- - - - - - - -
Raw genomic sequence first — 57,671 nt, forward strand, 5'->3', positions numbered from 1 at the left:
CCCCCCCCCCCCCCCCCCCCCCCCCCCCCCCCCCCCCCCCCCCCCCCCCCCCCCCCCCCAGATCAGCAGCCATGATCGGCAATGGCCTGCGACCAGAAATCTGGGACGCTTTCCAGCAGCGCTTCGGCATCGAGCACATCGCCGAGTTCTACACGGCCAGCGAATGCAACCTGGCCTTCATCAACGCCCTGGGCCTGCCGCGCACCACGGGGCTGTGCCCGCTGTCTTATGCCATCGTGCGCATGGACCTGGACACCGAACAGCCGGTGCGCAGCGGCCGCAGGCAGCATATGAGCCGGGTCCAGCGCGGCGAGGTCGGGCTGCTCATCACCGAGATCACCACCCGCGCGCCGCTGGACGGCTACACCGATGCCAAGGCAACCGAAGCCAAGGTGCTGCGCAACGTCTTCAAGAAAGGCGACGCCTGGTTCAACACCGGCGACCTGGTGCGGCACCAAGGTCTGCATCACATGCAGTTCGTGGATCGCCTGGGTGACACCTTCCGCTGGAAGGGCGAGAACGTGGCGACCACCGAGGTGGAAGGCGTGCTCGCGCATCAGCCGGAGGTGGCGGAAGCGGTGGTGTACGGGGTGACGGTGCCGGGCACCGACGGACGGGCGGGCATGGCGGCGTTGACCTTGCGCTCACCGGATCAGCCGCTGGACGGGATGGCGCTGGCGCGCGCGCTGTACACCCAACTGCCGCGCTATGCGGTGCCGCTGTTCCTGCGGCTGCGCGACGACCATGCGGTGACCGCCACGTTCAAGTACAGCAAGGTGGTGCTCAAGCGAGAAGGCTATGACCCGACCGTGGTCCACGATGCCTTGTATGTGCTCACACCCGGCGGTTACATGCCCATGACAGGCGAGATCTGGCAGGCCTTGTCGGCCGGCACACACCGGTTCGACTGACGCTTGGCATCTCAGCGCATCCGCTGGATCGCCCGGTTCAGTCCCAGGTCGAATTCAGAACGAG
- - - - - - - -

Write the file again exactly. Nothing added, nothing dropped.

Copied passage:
Raw genomic sequence first — 57,671 nt, forward strand, 5'->3', positions numbered from 1 at the left:
CCCCCCCCCCCCCCCCCCCCCCCCCCCCCCCCCCCCCCCCCCCCCCCCCCCCCCCCCCCAGATCAGCAGCCATGATCGGCAATGGCCTGCGACCAGAAATCTGGGACGCTTTCCAGCAGCGCTTCGGCATCGAGCACATCGCCGAGTTCTACACGGCCAGCGAATGCAACCTGGCCTTCATCAACGCCCTGGGCCTGCCGCGCACCACGGGGCTGTGCCCGCTGTCTTATGCCATCGTGCGCATGGACCTGGACACCGAACAGCCGGTGCGCAGCGGCCGCAGGCAGCATATGAGCCGGGTCCAGCGCGGCGAGGTCGGGCTGCTCATCACCGAGATCACCACCCGCGCGCCGCTGGACGGCTACACCGATGCCAAGGCAACCGAAGCCAAGGTGCTGCGCAACGTCTTCAAGAAAGGCGACGCCTGGTTCAACACCGGCGACCTGGTGCGGCACCAAGGTCTGCATCACATGCAGTTCGTGGATCGCCTGGGTGACACCTTCCGCTGGAAGGGCGAGAACGTGGCGACCACCGAGGTGGAAGGCGTGCTCGCGCATCAGCCGGAGGTGGCGGAAGCGGTGGTGTACGGGGTGACGGTGCCGGGCACCGACGGACGGGCGGGCATGGCGGCGTTGACCTTGCGCTCACCGGATCAGCCGCTGGACGGGATGGCGCTGGCGCGCGCGCTGTACACCCAACTGCCGCGCTATGCGGTGCCGCTGTTCCTGCGGCTGCGCGACGACCATGCGGTGACCGCCACGTTCAAGTACAGCAAGGTGGTGCTCAAGCGAGAAGGCTATGACCCGACCGTGGTCCACGATGCCTTGTATGTGCTCACACCCGGCGGTTACATGCCCATGACAGGCGAGATCTGGCAGGCCTTGTCGGCCGGCACACACCGGTTCGACTGACGCTTGGCATCTCAGCGCATCCGCTGGATCGCCCGGTTCAGTCCCAGGTCGAATTCAGAACGAG